Ostrich are ratites, a typical Gondwanan group with a distribution explained by vicariance

This explanation of shared ancestry, each population of which floated off on it's own continent it the one that immediately springs to the minds of ecologists of my generation where confronted with similar species across southern continents. But the break-up of Gondwana took place around 200 million years ago - and that's a very long time for evolution to have been acting. Although most ratites are fairly similar and the shared ancestry immediately obvious (though check the kiwis!), they're actually very different and certainly not in the same genus. Now, it's important to remember that, unlike species, genera are not very well defined groups - rather they are a taxonomists attempt to identify common ancestors and group similar species - but whether we group 50 similar species into five genera in one family, or one large and diverse genus within a family is rather more arbitrary than the similar decisions about species (though even there it's actually surprisingly tricky!).  So I already knew that the best predictor of how long ago the common ancestor of any particular genus lived is nothing to do with the variety within the species, but everything to do with the number of taxonomists that work on the group - the more taxonomists, the more genera, the more recent the common ancestor. So my first question was whether the common ancestor of these plant species really lived more than 200 million years ago and are just kept in the same genus because there's such a shortage of taxonomists. And I learnt that whilst my head has been full of other things, I've missed one of the biggest revolutions in biogeography of the last decade.
Meru's forests were full of genera also found in South America (and Australia!) Erica have interesting distributions, but not in the New World.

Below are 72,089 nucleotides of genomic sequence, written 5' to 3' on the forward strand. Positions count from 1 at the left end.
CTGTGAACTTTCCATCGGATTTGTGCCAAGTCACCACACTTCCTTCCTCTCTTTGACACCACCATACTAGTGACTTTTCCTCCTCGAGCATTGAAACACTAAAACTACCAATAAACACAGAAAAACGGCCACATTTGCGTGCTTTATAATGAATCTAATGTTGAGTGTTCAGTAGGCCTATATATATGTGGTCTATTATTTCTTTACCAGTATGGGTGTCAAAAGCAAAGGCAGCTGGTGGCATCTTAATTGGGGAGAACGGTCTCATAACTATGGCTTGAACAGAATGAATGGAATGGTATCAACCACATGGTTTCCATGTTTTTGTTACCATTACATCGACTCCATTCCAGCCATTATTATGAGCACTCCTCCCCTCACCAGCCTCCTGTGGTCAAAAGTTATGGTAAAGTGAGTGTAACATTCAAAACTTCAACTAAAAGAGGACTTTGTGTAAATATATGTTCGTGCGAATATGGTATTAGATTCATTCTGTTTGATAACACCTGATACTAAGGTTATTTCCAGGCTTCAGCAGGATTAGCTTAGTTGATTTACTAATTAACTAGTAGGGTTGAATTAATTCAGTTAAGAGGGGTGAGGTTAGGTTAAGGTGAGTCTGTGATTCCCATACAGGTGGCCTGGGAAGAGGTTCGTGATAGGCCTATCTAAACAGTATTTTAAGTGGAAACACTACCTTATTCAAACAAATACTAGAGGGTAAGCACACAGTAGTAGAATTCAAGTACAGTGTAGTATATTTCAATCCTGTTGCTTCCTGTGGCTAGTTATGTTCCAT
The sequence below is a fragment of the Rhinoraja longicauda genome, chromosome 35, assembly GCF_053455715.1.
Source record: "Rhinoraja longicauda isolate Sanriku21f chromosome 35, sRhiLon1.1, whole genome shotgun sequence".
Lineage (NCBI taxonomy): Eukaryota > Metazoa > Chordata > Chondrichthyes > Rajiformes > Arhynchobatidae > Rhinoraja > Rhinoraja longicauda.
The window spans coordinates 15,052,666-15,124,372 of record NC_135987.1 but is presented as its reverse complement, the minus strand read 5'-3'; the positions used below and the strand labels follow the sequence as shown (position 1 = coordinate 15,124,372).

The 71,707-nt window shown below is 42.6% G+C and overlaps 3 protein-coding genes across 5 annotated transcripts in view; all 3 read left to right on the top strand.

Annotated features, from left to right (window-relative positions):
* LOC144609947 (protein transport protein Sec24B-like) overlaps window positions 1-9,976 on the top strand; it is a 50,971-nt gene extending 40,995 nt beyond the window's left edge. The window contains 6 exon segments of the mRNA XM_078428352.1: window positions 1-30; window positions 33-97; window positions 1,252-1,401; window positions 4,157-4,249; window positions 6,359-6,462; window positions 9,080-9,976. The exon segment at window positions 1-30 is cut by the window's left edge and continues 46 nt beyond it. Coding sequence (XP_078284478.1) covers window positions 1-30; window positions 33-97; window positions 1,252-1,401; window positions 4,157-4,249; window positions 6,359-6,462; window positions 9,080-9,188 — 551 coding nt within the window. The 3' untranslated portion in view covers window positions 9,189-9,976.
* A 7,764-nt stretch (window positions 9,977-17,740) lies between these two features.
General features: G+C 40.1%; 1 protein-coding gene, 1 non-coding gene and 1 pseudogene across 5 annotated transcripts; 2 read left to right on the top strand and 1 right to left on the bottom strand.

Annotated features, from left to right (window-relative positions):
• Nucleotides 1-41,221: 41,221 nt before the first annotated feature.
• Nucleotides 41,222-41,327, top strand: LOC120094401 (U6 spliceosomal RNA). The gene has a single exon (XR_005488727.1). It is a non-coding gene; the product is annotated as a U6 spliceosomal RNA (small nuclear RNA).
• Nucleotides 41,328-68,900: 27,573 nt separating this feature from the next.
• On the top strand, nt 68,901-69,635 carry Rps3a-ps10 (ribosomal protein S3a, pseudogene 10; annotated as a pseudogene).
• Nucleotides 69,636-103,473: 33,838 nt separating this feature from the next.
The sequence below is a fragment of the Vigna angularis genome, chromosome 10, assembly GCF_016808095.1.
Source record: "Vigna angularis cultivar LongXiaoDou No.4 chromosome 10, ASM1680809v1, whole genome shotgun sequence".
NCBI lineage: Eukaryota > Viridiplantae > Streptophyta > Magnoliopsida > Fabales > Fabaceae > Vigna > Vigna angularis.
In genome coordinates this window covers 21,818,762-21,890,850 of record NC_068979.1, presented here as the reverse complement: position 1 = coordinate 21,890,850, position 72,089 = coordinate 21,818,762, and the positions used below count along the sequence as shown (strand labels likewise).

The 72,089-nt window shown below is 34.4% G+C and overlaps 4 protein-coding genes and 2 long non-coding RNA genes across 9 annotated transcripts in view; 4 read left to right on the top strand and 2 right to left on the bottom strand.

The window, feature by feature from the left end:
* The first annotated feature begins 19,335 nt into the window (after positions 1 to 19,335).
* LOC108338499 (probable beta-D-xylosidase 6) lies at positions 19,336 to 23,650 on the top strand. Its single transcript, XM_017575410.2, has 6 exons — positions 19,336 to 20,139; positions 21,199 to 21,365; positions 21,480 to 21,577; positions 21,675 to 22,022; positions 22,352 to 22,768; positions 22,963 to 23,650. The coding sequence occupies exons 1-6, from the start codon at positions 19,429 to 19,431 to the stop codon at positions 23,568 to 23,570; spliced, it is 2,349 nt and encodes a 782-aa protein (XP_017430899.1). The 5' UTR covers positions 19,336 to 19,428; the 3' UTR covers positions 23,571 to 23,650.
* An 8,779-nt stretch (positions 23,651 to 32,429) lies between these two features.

Now we can use DNA to provide fairly accurate dates on when individual species shared common ancestors, we've been able to see that, contrary to the vicariance ideas I've been brought up with, that imply aces over 200 million years, most of the shared genera across the southern continents seem to be far more recent that Gondwanan in origin, which implies that they must, time and time again, have managed to disperse from continent to continent. Wow! What's more, it seems that more often than not, Africa has been the source of the movement, rather than the recipient. Amazingly (to me at least) even some plant species that are dioecous - i.e. have male and female plants - have amnaged to generate almost global distributions through regular long-distance colonisation events. (Unfortunately plant names have a habit of slipping my mind and I can't remember the one that impressed me most - and my pencil was broken so I couldn't take notes. Rubish, huh?!) That is pretty extraordinary I think! So next time you wonder how a seed disperses from a tree, and how it could ever move more than a few metres, remember that most of these genera have managed to get from one continent to another, probably several times! Surprisingly, though, despite these multiple movements across continents, whenever a plant does make the jump it has never (or nearly never) colonised a different biome - savannah plants have to find themselves a slot in a savannah, forest plants in a forest. Which probably tells us all sorts of interesting things about how plant communities are put together, but that will have to wait for another post...